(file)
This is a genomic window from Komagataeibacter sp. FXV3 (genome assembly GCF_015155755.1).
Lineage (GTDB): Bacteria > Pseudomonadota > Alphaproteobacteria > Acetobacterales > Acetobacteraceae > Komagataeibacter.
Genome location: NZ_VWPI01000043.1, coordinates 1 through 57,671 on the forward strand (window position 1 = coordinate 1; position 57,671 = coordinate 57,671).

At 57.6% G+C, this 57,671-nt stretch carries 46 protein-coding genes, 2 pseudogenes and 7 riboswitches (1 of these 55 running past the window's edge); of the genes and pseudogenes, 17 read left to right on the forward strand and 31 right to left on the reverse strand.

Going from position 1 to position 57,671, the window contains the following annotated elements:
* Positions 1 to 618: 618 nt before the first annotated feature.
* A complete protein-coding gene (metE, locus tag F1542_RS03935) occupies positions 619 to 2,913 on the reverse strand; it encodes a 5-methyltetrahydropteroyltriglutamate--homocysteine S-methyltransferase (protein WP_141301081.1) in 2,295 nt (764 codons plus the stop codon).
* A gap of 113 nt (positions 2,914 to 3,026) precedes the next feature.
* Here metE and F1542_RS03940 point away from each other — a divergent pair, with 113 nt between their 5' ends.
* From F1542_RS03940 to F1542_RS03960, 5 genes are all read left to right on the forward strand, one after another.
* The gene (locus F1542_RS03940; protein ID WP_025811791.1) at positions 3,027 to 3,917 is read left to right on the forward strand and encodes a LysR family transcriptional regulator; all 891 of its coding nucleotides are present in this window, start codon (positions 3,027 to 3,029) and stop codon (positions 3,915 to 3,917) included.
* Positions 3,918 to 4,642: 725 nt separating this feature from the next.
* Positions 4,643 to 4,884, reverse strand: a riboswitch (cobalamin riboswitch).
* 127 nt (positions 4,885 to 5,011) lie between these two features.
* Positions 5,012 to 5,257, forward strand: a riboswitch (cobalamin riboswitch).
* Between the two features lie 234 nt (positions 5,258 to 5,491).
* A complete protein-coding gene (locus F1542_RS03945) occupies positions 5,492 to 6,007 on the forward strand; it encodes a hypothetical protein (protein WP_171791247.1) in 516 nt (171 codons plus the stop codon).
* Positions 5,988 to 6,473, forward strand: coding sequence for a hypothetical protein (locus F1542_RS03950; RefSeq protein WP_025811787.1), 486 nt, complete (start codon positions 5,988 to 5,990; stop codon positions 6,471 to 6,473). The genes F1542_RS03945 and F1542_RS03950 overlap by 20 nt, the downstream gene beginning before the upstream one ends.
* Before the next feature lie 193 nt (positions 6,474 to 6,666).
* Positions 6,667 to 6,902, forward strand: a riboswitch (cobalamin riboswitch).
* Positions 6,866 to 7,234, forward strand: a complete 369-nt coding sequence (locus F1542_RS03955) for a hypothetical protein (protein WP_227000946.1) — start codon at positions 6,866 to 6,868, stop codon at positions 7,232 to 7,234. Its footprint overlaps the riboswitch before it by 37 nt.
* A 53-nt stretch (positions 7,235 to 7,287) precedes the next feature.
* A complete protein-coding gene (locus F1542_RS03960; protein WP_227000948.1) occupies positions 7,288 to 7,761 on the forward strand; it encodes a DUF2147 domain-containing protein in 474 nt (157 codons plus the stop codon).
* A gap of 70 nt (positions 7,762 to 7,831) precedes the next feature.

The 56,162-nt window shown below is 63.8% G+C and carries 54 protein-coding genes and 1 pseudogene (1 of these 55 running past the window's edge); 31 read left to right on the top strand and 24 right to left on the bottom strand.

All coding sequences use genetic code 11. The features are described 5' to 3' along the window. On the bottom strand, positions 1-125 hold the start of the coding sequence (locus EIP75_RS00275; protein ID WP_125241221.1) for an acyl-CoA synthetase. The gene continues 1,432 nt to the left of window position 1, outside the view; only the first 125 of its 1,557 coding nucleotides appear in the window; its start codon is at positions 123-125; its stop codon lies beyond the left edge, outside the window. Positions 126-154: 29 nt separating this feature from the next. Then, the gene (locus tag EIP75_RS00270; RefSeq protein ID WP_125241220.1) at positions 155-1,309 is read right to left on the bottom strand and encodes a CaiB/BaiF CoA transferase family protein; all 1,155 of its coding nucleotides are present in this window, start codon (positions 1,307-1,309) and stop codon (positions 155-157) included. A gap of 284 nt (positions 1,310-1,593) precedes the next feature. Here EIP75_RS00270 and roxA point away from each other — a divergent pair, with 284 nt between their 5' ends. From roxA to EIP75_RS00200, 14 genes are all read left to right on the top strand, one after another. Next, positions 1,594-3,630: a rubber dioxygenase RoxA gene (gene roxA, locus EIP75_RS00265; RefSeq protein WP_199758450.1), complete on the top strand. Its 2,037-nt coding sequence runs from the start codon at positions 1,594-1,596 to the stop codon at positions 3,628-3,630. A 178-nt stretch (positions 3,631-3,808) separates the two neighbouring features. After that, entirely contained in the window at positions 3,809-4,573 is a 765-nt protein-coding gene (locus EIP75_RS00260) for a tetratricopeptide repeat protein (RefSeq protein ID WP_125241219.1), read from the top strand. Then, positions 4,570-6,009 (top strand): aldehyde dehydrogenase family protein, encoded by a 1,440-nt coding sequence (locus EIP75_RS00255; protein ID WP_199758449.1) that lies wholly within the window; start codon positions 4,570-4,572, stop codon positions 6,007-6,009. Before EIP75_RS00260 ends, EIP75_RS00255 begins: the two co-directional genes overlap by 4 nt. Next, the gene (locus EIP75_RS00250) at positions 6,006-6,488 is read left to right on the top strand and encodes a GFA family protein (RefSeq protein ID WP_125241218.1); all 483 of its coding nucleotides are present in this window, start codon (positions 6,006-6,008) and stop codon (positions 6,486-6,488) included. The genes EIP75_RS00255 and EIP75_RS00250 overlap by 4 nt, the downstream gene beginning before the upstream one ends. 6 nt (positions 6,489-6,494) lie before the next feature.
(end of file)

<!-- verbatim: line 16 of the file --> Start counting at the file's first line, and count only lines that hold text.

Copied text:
* Between the two features lie 234 nt (positions 5,258 to 5,491).